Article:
The president’s visit to the mountain will be met with protests from American Indians. But they will not be there as an extension of the Black Lives Matter protests that have sprung up across the country after George Floyd’s death at the hands of Minneapolis police last month. In fact, American Indians have been protesting Mt. Rushmore for decades.

They will be there because they know the other side of the mountain story that is seldom taught to American students, who only hear the patriotic version of how great the four presidents were in American history— so great that it warranted their likenesses to be carved into the side of the mountain.

Black Hills Not for sale What the American Indians know, particularly those from the great Sioux nations, is that the tribes were originally given the Black Hills, which Mount Rushmore is a part of, in perpetuity in the Fort Laramie Treaty of 1868. Soon thereafter, gold was discovered in the Black Hills and greed set in. The U.S. Calvary moved in by the mid-1870s to protect white miners. The U.S. government took the stance that American Indians had the choice to “sell or starve.” By 1877, the Sioux nations’ land was confiscated by the federal government and the Sioux were forced onto reservations.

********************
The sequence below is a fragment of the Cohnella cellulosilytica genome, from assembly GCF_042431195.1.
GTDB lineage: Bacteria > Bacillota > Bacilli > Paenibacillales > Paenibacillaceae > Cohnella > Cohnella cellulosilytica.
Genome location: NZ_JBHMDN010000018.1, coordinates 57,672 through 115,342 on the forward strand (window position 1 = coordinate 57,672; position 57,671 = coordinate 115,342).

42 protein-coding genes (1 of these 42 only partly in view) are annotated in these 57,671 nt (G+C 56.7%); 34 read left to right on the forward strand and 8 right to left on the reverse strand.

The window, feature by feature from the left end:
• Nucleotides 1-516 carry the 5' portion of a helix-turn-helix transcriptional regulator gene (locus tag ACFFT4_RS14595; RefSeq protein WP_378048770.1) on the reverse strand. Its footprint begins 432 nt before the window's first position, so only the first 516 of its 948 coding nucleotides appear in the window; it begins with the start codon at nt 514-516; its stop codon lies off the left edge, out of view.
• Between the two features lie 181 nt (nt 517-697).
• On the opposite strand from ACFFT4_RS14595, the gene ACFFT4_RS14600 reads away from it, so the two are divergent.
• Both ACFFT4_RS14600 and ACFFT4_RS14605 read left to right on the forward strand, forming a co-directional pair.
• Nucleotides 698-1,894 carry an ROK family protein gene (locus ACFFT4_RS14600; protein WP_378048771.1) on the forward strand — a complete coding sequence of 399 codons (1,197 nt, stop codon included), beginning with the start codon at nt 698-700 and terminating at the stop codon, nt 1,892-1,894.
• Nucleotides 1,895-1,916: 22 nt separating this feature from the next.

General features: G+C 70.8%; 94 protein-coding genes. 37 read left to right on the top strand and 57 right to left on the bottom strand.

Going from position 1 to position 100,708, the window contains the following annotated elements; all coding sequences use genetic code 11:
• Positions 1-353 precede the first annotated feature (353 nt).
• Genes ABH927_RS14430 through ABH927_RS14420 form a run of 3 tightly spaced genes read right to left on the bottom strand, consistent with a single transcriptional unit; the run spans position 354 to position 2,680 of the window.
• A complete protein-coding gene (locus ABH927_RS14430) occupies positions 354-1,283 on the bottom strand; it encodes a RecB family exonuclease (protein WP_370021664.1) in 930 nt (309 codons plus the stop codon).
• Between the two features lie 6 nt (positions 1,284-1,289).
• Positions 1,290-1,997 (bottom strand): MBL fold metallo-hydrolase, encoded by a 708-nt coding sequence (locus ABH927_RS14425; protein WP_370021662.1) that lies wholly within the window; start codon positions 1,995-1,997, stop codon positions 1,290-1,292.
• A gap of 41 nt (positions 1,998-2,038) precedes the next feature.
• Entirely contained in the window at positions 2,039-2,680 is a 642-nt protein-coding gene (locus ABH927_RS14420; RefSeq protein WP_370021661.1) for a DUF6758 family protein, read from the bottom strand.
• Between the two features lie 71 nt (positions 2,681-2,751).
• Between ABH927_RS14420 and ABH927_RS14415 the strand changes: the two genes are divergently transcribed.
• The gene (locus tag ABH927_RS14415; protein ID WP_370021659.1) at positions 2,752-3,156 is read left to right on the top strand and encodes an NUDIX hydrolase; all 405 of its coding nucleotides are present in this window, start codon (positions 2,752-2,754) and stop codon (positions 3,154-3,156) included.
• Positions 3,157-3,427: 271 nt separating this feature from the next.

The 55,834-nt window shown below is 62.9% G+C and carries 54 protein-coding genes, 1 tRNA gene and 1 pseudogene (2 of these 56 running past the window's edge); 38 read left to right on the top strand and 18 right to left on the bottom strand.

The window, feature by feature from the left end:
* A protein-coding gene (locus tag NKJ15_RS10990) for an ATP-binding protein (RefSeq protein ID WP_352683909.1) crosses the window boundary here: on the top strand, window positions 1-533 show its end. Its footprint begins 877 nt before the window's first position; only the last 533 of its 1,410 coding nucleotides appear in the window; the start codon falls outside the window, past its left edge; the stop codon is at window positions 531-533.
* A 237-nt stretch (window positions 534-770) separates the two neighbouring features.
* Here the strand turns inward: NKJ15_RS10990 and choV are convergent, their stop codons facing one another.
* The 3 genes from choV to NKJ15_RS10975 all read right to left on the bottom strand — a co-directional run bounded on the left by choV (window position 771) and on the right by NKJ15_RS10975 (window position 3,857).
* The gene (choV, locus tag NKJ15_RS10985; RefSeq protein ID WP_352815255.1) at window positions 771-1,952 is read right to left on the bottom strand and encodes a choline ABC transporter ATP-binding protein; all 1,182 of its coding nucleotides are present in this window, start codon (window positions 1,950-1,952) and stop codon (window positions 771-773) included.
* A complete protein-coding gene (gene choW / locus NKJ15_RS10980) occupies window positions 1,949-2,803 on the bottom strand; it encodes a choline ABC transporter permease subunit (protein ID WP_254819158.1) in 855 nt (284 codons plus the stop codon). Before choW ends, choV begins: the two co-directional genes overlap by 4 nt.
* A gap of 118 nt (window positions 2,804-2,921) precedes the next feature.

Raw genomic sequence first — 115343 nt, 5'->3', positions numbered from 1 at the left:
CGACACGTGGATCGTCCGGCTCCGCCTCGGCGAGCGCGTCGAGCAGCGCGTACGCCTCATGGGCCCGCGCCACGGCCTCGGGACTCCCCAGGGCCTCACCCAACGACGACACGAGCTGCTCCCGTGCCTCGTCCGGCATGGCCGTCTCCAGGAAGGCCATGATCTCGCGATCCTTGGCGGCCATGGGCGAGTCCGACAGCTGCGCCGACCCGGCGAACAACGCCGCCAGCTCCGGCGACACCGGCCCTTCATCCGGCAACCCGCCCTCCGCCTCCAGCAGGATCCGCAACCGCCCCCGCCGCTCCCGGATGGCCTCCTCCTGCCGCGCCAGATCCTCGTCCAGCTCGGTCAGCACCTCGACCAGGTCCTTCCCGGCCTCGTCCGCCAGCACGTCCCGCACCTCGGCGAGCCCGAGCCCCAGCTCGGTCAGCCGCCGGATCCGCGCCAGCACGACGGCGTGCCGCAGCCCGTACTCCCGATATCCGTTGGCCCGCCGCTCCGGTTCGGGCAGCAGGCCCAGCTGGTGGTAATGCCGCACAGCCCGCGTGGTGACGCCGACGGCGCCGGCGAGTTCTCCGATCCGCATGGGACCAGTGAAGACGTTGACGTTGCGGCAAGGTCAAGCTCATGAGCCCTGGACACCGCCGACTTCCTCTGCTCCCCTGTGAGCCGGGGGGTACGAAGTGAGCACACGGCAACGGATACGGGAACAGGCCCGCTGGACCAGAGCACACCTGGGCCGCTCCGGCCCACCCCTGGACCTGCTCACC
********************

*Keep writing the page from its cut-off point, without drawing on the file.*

The Sioux nations have maintained they are the rightful owners of the Black Hills. They took the federal government to court and in 1980 the U.S. Supreme Court agreed the land was taken from them wrongfully. As a result, a trust account was set up with $102 million for compensation. 

The Sioux said they did not want the money, they want the Black Hills back. The fund is reportedly now worth more than $1 billion.

Last week, Oglala Sioux Tribal President Julian Bear Runner said that he wants the faces of the four presidents removed from Mount Rushmore. But he indicated this should not be done by blowing up the side of the mountain, because it would bring more desecration to the mountain that the Sioux still consider sacred.

Mount Rushmore

Mount Rushmore before work began. Photo from National Park Service archives.